With a nice long time frame to play with on a trip to southern India, I decided this was a destination that was going to be worth the effort. The descriptions were tantalising – forlorn ruins…an unearthly landscape…charismatic…unreal and bewitching. The UNESCO World Heritage Site of Hampi in Karnataka state was definitely beckoning.
To be totally truthful, it is possible to get to Hampi in less than 12 hours. But if you choose not to fly, with still several more hours of travel by bus, or, like me do not want to double back on the itinerary, Hampi requires some commitment.
Overnight on a flat bed in the top deck of a bus is possibly something I will only ever do once per visit to India – a sleepless night is guaranteed. Your face is is in close proximity to the roof of the bus, baggage jams your feet preventing a fully stretched out position; the journey is punctuated by blaring horns, rough roads and the driver careens at what feels like a suicidal rate around every corner. A catapult from bed across the body of the bus seems inevitable .
So that only left overnight on the train as an option. Comes with its own set of challenges but doing a train journey in India is not to be missed.
Surely an auspicious welcome to Hampi to meet Lakshmi the sacred elephant. She was completing an early morning river bathe before heading back to the temple to fulfil her blessing duties.
This is an ancient place. A Portuguese traveller recorded river crossings in coracles here 500 years ago. “…People cross to this place by boats which are round like baskets.Inside they are made of cane, and outside are covered with leather; they are able to carry fifteen or twenty persons, and even horses and oxen can cross in them if necessary..”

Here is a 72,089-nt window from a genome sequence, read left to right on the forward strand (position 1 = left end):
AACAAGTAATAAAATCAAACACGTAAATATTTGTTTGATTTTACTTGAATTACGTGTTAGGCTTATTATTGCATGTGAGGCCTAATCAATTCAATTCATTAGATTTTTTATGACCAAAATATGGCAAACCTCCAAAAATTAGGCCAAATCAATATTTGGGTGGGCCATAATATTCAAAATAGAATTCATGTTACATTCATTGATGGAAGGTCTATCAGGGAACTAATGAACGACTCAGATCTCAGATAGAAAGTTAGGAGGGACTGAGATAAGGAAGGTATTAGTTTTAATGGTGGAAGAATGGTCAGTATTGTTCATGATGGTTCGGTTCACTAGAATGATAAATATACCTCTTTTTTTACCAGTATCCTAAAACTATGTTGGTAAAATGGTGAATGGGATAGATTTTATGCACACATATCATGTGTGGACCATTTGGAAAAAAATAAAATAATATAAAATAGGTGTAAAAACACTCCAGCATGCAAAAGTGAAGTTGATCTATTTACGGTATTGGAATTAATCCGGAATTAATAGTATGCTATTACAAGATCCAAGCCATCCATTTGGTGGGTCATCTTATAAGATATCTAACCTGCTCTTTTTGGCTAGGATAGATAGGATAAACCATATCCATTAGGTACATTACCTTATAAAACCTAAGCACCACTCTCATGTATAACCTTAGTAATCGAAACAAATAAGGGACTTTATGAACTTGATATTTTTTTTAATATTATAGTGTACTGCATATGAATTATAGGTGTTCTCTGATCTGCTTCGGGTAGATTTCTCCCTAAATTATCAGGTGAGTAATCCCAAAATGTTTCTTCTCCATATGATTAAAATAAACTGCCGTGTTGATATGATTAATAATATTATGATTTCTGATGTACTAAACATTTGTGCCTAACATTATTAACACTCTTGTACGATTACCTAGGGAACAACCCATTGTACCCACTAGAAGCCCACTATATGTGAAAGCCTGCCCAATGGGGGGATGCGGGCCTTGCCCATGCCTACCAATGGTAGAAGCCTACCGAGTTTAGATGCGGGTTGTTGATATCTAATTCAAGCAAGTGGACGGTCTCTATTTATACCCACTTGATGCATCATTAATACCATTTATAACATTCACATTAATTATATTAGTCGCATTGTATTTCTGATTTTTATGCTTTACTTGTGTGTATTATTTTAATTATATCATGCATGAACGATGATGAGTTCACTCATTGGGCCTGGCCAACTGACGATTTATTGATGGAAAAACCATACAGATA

The coracles are still here but we chose a slightly more conventional ferry to cross to our cute thatched cottage. Staying on the other side means a ferry dependence but for me at least, the other side is an infinitely more attractive option.
The magnificent 15th century Elephant Stable was one of my favourites. Definitely fit for the state elephants. Eleven domed chambers (cover photo) are interconnected and are palatial and grand in their own right..
So nice to have plenty of time to just relax and enjoy Hampi at leisure. There is much to see in this 25 sq. km site and the surrounding countryside.
Not only is the architecture from this great Hindu Kingdom stunning, the sophistication of the stone water channels crisscrossing the site is impressive.
An Ayurvedic massage seemed like a sensible diversion on the day of a torrential downpour. It was impossible to do anything but wade to one of the selection of venues along the dirt track that passed for Main Street. Beautifully trained Kerala specialists wove their magic. Time stretched and the mind blissed, blotting out the dingy confines of the simple structure and the rain pounding down outside.
Climbing 570 steps to the top of the whitewashed Hanuman temple site is not ideal in 30 degree C (or more) temperatures. The steps relentlessly zigzag up the hill that is believed to be the birthplace of Hanuman, the monkey warrior god. The sense of achievement at reaching the top of the steep climb is high, only matched by the stunning views.
There is a suggestion that Hampi and Machu Picchu will establish a link as sister heritage sites. Great idea as how much better known is the amazing Inca site in Peru? This is a Hampi stone wall. Not as fine or impressive as those in Machu Picchu but there is plenty in Hampi to captivate anyone who wants to see more of the fabulous reminders of civilisations past.